But even in so doing, the Mail Tribune responsibly paid heed to the will of Oregon voters, who passed the measure by a two-to-one margin:
"[The voters] felt, and we agree, that the traditional American presumption of innocence ought to apply when police deprive people of property just as it does when they deprive them of liberty by locking them up," the paper warned.
The paper quoted Jackson County Sheriff Bob Kennedy as saying the law could force an end to forfeitures across the state. "Maybe that's not such a bad thing," mused the Mail Tribune.
CNDP's Dave Fratello told DRCNet that, fervent post-election vows notwithstanding, he expects opponents of the new law to cooperate in its implementation.
"You wake up the morning after a beating like they got, and the immediate reaction is there must be something we can do," Fratello said, "but they are controlled by the law. The measure is constitutional and should be self-implementing."
"But many are working with us, too," Fratello continued. "Law enforcement and supporters of the measure are working to sponsor legislation to systematically reform the existing statutes to put them in compliance with the new law."
For Fratello, a more direct threat than attempted sabotage of the legislation is an odd lawsuit seeking to overturn the law on technical grounds. "That is an attempt to delay implementation," he told DRCNet, "but we have to look at it and defend against it."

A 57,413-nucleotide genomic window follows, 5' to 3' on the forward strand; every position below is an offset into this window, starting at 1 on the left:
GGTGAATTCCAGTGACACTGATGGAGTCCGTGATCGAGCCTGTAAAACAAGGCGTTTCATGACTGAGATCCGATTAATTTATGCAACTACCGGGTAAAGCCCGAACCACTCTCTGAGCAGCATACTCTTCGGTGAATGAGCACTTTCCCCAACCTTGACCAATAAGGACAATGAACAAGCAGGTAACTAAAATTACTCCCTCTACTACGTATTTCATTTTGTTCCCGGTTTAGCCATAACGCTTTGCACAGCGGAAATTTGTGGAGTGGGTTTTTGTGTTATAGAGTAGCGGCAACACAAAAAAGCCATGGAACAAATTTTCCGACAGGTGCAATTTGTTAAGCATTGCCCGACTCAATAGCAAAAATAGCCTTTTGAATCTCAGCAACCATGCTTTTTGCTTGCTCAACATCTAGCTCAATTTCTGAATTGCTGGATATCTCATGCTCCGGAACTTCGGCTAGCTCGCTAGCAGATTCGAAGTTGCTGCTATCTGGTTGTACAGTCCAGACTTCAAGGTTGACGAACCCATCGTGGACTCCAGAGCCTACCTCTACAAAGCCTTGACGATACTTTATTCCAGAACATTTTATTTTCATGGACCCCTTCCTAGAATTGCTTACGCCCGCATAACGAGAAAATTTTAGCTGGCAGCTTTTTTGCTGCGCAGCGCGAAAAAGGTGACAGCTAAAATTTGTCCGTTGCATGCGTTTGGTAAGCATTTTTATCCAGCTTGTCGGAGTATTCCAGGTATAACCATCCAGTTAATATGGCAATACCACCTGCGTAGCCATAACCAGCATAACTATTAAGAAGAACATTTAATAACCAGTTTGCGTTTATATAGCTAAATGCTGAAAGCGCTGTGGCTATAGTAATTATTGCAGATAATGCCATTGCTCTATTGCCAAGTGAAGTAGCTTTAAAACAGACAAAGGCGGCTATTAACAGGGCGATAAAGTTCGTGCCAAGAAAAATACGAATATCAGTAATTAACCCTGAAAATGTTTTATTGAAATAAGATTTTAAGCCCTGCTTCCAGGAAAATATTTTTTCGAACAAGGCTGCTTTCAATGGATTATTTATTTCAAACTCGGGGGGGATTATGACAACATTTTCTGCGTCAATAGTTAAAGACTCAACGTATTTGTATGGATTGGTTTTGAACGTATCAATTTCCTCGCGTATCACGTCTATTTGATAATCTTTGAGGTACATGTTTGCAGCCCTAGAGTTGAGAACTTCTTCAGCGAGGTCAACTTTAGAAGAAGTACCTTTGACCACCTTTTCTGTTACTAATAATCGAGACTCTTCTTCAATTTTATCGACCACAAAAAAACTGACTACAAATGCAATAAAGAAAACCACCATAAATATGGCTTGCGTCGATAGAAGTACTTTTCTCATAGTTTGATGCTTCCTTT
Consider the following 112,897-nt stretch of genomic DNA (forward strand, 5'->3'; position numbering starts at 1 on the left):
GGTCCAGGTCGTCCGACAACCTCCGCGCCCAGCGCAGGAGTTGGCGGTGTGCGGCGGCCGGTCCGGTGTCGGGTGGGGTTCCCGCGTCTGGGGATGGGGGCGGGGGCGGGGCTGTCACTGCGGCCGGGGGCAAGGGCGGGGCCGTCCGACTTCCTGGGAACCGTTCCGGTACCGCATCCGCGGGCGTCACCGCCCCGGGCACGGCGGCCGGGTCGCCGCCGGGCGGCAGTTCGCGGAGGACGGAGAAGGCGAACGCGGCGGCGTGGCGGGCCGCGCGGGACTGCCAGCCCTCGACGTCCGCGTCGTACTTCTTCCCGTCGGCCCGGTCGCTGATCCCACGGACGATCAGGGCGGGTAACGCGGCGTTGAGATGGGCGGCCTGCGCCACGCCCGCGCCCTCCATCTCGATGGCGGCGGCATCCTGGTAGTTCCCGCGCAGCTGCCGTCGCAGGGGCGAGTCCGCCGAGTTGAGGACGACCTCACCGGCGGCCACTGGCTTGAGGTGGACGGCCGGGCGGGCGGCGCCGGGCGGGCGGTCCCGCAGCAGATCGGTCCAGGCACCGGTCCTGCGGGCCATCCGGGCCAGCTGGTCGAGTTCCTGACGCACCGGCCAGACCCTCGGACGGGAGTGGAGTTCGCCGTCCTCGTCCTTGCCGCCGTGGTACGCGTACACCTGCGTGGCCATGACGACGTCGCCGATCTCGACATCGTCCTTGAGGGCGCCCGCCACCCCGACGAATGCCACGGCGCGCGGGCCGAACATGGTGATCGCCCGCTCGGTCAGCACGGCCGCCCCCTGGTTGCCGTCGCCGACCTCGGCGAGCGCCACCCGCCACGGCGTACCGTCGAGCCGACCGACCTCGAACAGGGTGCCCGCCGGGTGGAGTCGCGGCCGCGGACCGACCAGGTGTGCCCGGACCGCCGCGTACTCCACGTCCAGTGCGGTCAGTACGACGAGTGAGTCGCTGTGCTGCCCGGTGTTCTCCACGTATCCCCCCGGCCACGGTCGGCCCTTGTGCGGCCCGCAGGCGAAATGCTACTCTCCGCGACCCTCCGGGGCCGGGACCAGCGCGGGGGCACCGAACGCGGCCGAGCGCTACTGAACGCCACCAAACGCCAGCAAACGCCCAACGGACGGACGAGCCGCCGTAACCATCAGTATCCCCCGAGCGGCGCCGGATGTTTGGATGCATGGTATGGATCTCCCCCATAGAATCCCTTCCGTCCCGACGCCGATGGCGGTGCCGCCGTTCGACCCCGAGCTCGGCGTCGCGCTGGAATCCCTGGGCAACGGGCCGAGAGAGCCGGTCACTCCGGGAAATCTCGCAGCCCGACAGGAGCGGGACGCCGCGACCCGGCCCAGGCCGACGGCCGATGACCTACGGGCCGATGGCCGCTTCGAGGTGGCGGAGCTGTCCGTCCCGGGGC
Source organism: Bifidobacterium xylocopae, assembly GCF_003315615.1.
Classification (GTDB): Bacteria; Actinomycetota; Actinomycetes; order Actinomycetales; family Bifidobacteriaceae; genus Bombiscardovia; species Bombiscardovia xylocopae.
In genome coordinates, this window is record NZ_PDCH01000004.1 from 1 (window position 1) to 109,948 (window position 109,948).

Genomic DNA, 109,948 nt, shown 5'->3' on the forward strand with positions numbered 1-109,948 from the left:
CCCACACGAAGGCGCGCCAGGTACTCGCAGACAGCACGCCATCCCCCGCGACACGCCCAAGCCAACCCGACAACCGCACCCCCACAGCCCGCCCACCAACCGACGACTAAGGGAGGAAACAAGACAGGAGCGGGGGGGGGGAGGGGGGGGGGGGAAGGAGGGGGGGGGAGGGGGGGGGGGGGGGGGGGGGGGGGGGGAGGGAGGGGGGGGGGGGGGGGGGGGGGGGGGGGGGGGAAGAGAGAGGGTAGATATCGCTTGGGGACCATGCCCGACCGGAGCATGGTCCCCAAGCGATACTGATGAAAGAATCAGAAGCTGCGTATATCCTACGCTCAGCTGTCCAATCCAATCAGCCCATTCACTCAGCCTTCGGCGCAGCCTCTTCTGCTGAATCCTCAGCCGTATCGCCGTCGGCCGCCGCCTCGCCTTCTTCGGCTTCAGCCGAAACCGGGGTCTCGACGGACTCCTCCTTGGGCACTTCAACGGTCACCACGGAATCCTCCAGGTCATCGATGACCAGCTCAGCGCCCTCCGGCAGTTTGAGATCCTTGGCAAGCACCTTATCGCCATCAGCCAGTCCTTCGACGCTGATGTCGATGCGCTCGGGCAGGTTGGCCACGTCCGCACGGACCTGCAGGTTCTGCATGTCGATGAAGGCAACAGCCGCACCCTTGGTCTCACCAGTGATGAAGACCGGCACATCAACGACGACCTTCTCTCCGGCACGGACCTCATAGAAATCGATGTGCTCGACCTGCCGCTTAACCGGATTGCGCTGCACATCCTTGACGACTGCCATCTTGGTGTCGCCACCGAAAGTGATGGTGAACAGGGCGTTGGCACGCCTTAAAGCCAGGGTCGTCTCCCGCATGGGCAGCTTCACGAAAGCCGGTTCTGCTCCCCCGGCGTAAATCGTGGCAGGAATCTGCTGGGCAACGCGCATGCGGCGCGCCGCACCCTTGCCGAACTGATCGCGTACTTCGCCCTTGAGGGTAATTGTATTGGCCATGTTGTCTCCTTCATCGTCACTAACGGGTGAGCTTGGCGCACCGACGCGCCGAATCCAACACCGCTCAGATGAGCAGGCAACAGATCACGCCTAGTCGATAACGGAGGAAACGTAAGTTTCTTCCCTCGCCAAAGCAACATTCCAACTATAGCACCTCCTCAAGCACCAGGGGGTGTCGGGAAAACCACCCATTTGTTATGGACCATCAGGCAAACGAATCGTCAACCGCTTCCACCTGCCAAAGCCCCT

Much the same pattern has played out in Utah, according to CNDP's Ehlers and Fratello and press reports, although opponents there appeared even more reluctant to face political reality.
In Utah, the forfeiture reform initiative won with an impressive 69% of the vote.
"The populace got fooled," Iron County Attorney Scott Burns complained to the Deseret News.
Ogden Police Chief Jon Greiner analyzed it this way for his home- town paper, the Standard-Examiner: "Those with pro-drug legalization agendas have bought the votes of the citizens under false pretenses." [Are property rights a false pretense?]
Salt Lake County Attorney David Yocum, who along with Greiner is a member of a group that opposed the initiative, hammered at the same theme. "A fraud has been perpetrated upon the public by these outside interests," he told the Salt Lake Tribune.
Local and national organizers of the initiative have a different take.
"Look," exclaimed CNDP's Ehlers, "this won the most overwhelming support of any of the drug reform initiatives this year. These opponents keep lying to themselves that the people didn't know what they were doing."
"Calling the voters stupid is not good for politicians," he pointed out.
Salt Lake attorney Janet Jenson of Utahns for Property Protection, who helped write the initiative, told reporters, "I thought the issue was pretty simple and I think people understand they deserve to have their property protected."
She also had a warning for opponents who have been grumbling about challenging the new law in the upcoming legislative session, which begins in January.
"This is 70% of their constituency," she told the Tribune. "I think I would listen real hard if I were them. The legislature will realize the voters have spoken."
And despite the grumblings and threats, no legislation challenging the new law has been filed, said Ehlers.
Utah Attorney General Mark Shurtleff, who opposed the measure, has vowed to heed the will of the voters. His office must implement it by March 31st.
"It's the law of the land," he told the Tribune. "I'm going to enforce it."